The Circus in America: 1793 - 1940
The American circus has a unique and often overlooked importance in American history. The first American circuses began shortly after the country was founded, and as the country’s population grew, moved West, went through the Industrial Revolution, and opened its gates to the world, the circus followed. Indeed, in many cases the circus provided people’s first view of new inventions, exotic animals and peoples, and popular entertainments. The history of the circus is in many ways a microcosm of the history of America.
The Circus in America: 1793-1940 surveys the history of the American circus over a 150-year period. It promotes serious scholarly research of the significant role the circus played in the growth of American society and popular culture. Historians trace the origins of the modern circus to late eighteenth century England, but the circus reached its height as a popular art form in nineteenth and twentieth century America. But to date there is no authoritative study, integrated with digital resources, that addresses this uniquely American cultural institution.Project director Lavahn Hoh and the Institute for Advanced Technology in the Humanities are proud to present this digital research collection, which has a critical collection of archival, library, and museum resources, as well as essays, maps, timelines, images, and videos that help contextualize and interpret these materials.
The circus was a primary form of entertainment and information for the nineteenth century population, especially outside cities and larger metropolitan areas. By the beginning of the twentieth century there were more than 100 circuses traveling around the country, performing for as many as 12,000 spectators at each show. Our site focuses on six major circuses, chosen for their cultural impact on both other circuses and the entire entertainment industry:Phillip Astley, the father of the modern circus; John Bill Ricketts, the founder of the first American circus; Pepin and Breschard, who took the circus out West; P.T. Barnum, who brought the sideshow into the spotlight; Adam Forepaugh, who brought the Wild West under the big top; and the Ringling Bros., the undisputed kings of the Greatest Show on Earth.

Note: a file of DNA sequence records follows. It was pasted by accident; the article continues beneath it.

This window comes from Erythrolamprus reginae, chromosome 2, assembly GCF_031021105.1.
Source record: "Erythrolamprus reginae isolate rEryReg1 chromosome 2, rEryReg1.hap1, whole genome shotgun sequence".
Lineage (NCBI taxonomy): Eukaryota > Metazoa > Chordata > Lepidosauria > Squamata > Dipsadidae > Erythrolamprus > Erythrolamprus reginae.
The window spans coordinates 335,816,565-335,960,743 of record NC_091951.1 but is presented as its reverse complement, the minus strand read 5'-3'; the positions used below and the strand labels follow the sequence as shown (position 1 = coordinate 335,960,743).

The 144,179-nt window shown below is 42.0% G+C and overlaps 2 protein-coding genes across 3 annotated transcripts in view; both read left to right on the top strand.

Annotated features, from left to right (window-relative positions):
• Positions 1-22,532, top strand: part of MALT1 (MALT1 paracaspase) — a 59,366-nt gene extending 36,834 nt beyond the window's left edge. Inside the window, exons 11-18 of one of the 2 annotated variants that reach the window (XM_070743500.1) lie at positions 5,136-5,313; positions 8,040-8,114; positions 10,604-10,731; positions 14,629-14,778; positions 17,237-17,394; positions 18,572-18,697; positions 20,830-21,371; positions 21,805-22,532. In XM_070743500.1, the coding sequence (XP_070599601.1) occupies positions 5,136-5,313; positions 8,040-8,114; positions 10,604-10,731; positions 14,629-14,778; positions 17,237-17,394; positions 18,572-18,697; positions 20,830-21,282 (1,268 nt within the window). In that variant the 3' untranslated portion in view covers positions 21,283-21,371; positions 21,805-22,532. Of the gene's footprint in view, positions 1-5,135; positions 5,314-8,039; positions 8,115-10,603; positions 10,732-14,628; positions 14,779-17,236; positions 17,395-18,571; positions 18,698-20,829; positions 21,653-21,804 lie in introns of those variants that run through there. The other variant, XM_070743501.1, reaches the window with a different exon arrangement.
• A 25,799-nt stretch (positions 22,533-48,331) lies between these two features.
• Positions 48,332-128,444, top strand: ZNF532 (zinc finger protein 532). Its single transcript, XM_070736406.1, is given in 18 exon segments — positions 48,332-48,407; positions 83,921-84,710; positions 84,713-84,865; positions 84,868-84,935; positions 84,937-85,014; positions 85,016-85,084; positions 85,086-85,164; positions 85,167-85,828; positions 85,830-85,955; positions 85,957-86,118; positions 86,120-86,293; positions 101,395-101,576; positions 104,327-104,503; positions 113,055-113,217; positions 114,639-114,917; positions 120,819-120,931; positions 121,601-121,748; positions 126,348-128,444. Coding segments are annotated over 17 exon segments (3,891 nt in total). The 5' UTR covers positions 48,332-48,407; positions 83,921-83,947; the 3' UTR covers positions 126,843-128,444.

The site contains artifacts from private collections, museums, archives, brought together for the first time for the use of scholars and students of history, popular culture, technology, business, drama, sports, art, and advertising. There are huge gaps and inaccuracies in our knowledge of circus history, in part because the documents and circus artifacts (route books, posters, newspaper stories, journals, and oral histories) have been scattered among many different repositories and part because there have been few systematic efforts to archive, analyze, and correlate these materials. The Circus in America makes it possible for the first time to study this singularly important influence on and reflection of American culture.
So, step right up, children of all ages! Come and witness the amazing sights and sounds, the bizarre and unbelievable feats, the glitter and spectacle of the American circus. See the thrills, the beauty, the excitement and laughter that happen when the circus comes to town.